Written by Dale Richardson - Updated: June 23, 2023
Stay Updated with Expert Tips!
Love our DIY guides and solutions for common household problems? Get expert advice, tips, and exclusive offers in our newsletter. From garden hacks to home maintenance and special deals, we've got it all. Join our growing community now!
When people ask "how to grow parsnips from cuttings," they are often disappointed that you cannot grow a new parsnip by planting the top. But you will grow a flowering plant that makes a beautiful addition to your home or garden.
Parsnip cuttings can either be grown in water for later transplant or directly in the soil. They can be placed directly in a bowl of water, suspended over a glass, on top of a "rock garden" or sitting on damp newspaper. In each case, use parsnip tops that are about 2.5cm (1inch) long, preferably with a few greens still on top. The cuttings should send out roots and greens in a few days.
Parsnip tops are an easy home gardening project that makes use of kitchen scraps. They are simple to grow and you can experiment with different ways of growing them. Here are the five best tried-and-true methods to grow parsnip cuttings and we'll also discuss what you can do with the greens.
Read Next: How to grow parsnips in containers.
Unfortunately, planting a parsnip cutting will not grow another parsnip. Even so, this is a great way to produce green matter from "garbage" and it is a great project to do at home with children to show how plants grow, and how food is naturally produced. Below are the simplest and best ways to grow parsnips from cuttings.
When growing parsnips from a cutting, you want to save the top 2.5cm (1inch) of the parsnips to use. It is a bonus if there is still some green on the top, as this will help your cutting sprout faster. Always place the cuttings with the greens pointing upwards. Whichever method you choose, the parsnip top should send out shoots in a few days. Once the roots and shoots are established, you can move the new plant into your garden or a pot by mostly burying the parsnip top in the soil. Make sure the greens are all above ground.
Simply put the parsnip top in a small bowl and add water. Put in enough water so that half the cutting is submerged. Change the water every day or so to keep it fresh.
Stick three toothpicks into the sides of the parsnip cutting. Evenly space the toothpicks out so that it looks like a wagon wheel. Suspend the cutting over a glass or dish by resting the toothpicks on the rim of the glass. Fill the glass with water so the bottom of the parsnip is just touching the water. Add more water as needed so the bottom of the parsnip cutting remains touching the water.
Simply half bury the cutting in soil. It should like there is a parsnip growing in the ground. You can put it in a pot or directly into your garden. Water it thoroughly every day so it stays damp.
Collect enough rocks to cover the bottom of a flat dish. A pie plate works well. It works best if the rocks are all roughly the same size, or you can use a layer of marbles. Add water so that the rocks are just covered, and set the cuttings on top of the rocks. Add water as needed so the parsnips stay in contact with the water.
This can make an attractive planter or centre piece for your table.
Put a few layers of newspaper into a tray, such as an old baking sheet. Soak the newspaper with water so that is it saturated, and set the parsnip cuttings on top of the wet newspaper. Keep adding water each day to keep the newspaper from drying out.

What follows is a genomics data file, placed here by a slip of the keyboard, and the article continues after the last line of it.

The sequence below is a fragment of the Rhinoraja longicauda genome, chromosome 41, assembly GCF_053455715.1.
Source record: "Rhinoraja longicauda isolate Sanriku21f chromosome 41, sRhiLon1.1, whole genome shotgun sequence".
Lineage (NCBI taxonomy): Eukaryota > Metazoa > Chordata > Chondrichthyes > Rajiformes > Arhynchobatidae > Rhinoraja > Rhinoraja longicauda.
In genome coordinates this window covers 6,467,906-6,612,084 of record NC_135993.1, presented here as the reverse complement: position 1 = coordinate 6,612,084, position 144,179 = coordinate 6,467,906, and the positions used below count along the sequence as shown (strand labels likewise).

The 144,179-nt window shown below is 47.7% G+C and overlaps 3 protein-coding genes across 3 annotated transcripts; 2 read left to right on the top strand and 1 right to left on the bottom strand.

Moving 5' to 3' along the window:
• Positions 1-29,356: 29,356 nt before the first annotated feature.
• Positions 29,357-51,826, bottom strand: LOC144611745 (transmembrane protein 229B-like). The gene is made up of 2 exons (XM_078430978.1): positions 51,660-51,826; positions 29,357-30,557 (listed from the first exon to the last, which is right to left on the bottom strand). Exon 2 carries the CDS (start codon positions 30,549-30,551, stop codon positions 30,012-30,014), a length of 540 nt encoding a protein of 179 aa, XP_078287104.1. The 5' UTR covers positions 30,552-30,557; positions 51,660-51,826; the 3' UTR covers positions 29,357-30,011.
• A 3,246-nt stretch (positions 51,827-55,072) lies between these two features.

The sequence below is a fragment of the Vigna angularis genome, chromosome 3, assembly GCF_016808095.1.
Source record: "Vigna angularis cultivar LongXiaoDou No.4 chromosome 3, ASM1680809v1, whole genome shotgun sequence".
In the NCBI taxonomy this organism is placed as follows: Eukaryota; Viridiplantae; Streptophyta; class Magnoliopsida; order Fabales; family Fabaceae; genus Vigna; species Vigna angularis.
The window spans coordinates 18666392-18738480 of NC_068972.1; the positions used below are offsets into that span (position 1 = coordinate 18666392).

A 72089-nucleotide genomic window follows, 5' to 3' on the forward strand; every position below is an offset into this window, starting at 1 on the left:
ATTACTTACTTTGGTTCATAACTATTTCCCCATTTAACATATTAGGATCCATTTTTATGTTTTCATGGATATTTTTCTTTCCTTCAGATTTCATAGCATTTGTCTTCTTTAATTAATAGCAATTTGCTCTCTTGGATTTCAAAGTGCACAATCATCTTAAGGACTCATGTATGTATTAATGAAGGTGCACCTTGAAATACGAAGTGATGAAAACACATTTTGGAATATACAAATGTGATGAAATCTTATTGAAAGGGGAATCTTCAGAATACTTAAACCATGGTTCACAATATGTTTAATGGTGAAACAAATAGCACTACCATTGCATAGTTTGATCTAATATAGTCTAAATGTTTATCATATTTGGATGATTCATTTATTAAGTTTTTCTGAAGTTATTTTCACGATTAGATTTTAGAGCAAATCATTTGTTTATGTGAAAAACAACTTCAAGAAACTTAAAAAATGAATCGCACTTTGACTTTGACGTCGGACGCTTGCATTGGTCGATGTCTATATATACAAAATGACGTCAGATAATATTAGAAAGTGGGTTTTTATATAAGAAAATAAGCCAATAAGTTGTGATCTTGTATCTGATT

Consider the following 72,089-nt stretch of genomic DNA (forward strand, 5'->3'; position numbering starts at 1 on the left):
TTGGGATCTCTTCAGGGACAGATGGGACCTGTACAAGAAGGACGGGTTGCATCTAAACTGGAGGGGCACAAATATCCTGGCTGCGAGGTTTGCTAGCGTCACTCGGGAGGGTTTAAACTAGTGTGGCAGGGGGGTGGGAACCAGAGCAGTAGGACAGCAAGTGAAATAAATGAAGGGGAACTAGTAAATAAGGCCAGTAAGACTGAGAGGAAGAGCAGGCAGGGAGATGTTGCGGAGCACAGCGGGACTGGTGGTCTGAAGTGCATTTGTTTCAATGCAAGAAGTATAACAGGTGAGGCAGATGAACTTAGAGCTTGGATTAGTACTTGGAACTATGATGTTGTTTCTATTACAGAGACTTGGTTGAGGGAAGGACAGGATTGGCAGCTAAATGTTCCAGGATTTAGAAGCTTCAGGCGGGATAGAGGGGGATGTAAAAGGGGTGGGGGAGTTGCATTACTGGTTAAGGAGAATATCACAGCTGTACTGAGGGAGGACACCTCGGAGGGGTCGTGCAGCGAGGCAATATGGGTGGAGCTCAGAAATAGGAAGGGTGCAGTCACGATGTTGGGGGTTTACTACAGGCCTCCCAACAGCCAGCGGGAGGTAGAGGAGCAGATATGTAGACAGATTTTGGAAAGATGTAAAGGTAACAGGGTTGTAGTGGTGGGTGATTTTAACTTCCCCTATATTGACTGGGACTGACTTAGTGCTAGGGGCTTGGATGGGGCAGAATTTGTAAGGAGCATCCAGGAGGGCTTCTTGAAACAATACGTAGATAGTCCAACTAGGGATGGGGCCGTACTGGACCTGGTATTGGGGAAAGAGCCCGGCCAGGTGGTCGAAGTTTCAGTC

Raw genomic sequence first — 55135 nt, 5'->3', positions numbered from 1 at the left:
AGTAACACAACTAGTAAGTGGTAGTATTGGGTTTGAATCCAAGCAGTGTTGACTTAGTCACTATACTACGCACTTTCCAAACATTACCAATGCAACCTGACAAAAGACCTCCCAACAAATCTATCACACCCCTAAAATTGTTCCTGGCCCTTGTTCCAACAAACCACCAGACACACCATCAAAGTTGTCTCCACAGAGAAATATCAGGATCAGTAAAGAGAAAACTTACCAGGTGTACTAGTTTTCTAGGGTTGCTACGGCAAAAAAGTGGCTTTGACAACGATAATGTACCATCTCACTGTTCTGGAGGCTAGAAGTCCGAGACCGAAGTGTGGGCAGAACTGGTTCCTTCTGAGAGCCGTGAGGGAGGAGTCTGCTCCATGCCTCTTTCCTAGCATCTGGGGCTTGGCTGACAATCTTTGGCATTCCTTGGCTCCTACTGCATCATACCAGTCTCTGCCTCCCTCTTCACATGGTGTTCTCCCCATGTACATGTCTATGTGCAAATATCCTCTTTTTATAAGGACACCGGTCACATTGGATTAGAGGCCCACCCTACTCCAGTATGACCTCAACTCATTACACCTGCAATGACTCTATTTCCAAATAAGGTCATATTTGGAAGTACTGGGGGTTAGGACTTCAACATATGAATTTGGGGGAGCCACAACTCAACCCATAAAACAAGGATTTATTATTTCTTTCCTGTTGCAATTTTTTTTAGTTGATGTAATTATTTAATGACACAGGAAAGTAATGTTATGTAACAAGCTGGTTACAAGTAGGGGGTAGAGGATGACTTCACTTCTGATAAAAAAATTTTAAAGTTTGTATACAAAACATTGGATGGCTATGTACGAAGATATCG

While they won't kill you, it is not a good idea to eat the greens. Parsnips' wild cousins are poisonous, and the garden variety contains similar toxins that can cause allergic reactions in some people. Many people find they have to wear gloves while harvesting their parsnips.
Besides that, parsnip greens taste bad.
The main reason to grow parsnips from cuttings is for the flowers. Parsnips are biennials which means they will flower in their second year. Since parsnips are harvested in the first year they will not produce flowers. Planting parsnip cuttings is a great way to allow the parsnip to continue growing and complete its biological lifecycle. A parsnip produces a bell-shaped yellow flower similar to dill.
Not only are parsnip greens and flowers perfect for houseplants or an ornamental garden, but they will also produce seeds that you can plant in your garden (and those seeds will produce parsnips). Parsnip flowers are pollinated by insects so the plants will have to be outdoors at least during the day. It is best to have several plants to improve genetic diversity.
Parsnip tops could be planted in the garden to provide free green manures for other crops. Once the greens have reached a significant size they can be tilled into the garden to decompose and add humus to feed the rest of the garden. Be careful not to plant them near other similar species or they can encourage disease and parasites.
Growing parsnips from cuttings is a great activity to do at home with kids. It is a great way to teach where food comes from and how it grows. Even if your kids are already involved with growing food in the garden, this gives them a chance to see the roots and shoots of a plant actually growing.
One More Thing Before You Go!
Craving more DIY insights? Don't miss our expert guides and exclusive deals. Subscribe now and get the best of home and garden tips straight to your inbox. Join our community and stay in the know!
Get Cashback Faster & Earn Free Fraffle Tickets
Shop at your favourite stores and enjoy cashback in days, not months. Plus, sign up today to get 5x Free Fraffle tickets!